Friday, November 01, 2019

Where the Spirit dwells and the heart remembers

I often sit just holding Gayland’s prayer book, lost in memory, prayer, and grief. I hold it carefully, because the prayer book is falling apart. It’s been falling apart for a long time, because it’s been used a lot.

You can tell what it was used for the most -- it falls open at prayers for the sick, prayers for the dying, prayers for those in distress. Pastoral care was Gayland’s great gift. When he walked into a room love walked in with him. I witnessed it countless times in sick rooms, in rooms with grieving families, in rooms with parents who had just lost a child, in rooms with worried people facing a crisis. Old, young, single, gay, straight, white, black, Hispanic, Asian -- his parishioners spanned it all and he loved every one of them. And if you weren’t a parishioner, he loved you too.

The next most often used place in his Book of Common Prayer is the Celebration and Blessing of a Marriage. He loved doing weddings.
Here he is at a wedding, holding his prayer book.

My favorite wedding story is when he was marrying a bride who he had also baptized as a baby. At the rehearsal, the bride confessed she was worried she would cry through the whole service. Gayland said, “Just keep your eye on me and we will get through this.” So comes the wedding, and Gayland starts to say, “Dearly beloved,” looked at the bride, and . . . started to cry. The bride started laughing, then the whole church started laughing, and sure enough, we got through the wedding with no more tears.

Love was Gayland’s default button. It was the fire burning at the core of his being. It made him a happy person, and it’s what first attracted me to him -- that core of happy fire. Oh, he was a mess, too, just like the rest of us. He wasn’t perfect, but he was almost never unkind, and he was never, ever, cruel. He had a childlike quality of joy and wonder at the world, and children and animals recognized it in him immediately.

Saturday, November 2, is All Soul’s Day, the day we remember and honor the dead -- the Day of the Dead in Mexico. In The Episcopal Church as well as in the Roman Catholic Church, All Souls' Day is a celebration to remember those who have died, in particular one's relatives. It always falls on November 2 and is preceded by Halloween on October 31 and All Saints’ Day on November 1.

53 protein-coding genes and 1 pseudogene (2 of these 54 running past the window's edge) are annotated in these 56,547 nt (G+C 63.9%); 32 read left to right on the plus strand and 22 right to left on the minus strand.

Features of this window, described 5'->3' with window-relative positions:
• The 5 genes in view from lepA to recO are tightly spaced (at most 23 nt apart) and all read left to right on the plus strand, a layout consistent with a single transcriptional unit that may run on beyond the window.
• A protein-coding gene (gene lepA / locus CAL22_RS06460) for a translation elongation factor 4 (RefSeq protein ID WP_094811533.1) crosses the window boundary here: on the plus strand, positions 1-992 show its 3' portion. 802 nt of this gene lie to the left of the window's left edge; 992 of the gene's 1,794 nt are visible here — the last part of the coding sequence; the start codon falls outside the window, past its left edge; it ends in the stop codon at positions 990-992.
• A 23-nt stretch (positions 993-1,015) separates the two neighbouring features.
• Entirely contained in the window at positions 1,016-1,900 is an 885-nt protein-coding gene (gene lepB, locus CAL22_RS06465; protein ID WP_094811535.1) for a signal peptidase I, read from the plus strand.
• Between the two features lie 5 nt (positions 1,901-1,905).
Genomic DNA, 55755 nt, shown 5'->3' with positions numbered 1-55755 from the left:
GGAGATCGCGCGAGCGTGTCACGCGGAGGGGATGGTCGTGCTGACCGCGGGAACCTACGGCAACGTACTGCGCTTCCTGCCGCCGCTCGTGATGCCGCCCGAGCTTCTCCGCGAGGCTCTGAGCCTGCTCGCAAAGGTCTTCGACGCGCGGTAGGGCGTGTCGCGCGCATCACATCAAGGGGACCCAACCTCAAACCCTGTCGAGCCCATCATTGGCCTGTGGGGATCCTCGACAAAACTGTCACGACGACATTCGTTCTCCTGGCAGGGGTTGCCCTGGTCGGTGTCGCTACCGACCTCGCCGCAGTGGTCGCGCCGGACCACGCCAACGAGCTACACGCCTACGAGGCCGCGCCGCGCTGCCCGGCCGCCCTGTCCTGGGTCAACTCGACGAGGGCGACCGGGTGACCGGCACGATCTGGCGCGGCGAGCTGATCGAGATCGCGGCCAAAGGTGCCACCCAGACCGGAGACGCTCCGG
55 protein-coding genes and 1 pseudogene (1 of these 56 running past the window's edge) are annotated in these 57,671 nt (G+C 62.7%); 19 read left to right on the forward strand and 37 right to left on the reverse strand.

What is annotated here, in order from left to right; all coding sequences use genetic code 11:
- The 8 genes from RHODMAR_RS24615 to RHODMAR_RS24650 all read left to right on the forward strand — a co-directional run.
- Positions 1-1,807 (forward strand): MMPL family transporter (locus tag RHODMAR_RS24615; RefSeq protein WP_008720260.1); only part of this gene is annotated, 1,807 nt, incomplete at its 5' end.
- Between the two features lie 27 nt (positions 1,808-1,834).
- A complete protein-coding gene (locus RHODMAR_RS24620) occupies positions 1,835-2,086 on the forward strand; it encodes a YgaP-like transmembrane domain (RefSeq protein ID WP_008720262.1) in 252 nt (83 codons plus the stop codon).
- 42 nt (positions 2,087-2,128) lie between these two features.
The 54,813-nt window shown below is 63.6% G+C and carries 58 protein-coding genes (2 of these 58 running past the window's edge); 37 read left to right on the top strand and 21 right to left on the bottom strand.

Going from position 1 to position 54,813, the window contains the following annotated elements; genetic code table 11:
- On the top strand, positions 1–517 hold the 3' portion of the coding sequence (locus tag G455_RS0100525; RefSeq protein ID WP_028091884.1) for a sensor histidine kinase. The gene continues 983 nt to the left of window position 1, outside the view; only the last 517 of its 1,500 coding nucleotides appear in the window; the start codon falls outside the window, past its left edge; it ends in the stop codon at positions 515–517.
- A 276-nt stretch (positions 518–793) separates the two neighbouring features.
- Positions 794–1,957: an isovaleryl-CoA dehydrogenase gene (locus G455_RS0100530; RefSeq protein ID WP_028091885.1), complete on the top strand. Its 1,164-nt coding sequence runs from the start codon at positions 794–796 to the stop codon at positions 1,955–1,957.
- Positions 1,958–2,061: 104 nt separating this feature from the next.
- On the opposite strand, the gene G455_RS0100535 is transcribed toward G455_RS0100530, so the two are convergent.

(FYI, the name Halloween (sometimes spelled Hallowe'en) is a contraction of All Hallows' Even(ing), meaning All Saints' Evening, as it is celebrated on the evening before All Saints’ Day, also known as All Hallows' Day. So, Halloween and the Day of the Dead are NOT the same thing.)

November 2 is also our wedding anniversary.

Once, as I sat holding his prayer book, I saw the tip of a slip of paper, worn to near transparency, peeking out among the pages. I opened the book and looked at it. On it in Gayland’s handwriting is, “Where the Spirit dwells and the heart remembers, there are no farewells.” It appears to be a quote from his friend Albert Pennybacker, former pastor at University Christian Church.

“Where the Spirit dwells and the heart remembers, there are no farewells.”

Well, yes. I still haven’t said farewell to him, and I never will. But nearly two years on, the presence of his absence remains as immense as ever. I miss you so much, my love.

O God of grace and glory, we remember before you this day our brother Gayland. We thank you for giving him to us, his family and friends, to know and to love as a companion on our earthly pilgrimage. In your boundless compassion, console us who mourn. Give us faith to see in death the gate of eternal life, so that in quiet confidence we may continue our course on earth, until, by your call, we are reunited with those who have gone before; through Jesus Christ our Lord. Amen. Book of Common Prayer, P. 493

 This was played at our wedding and sung by the All Saints' Choir.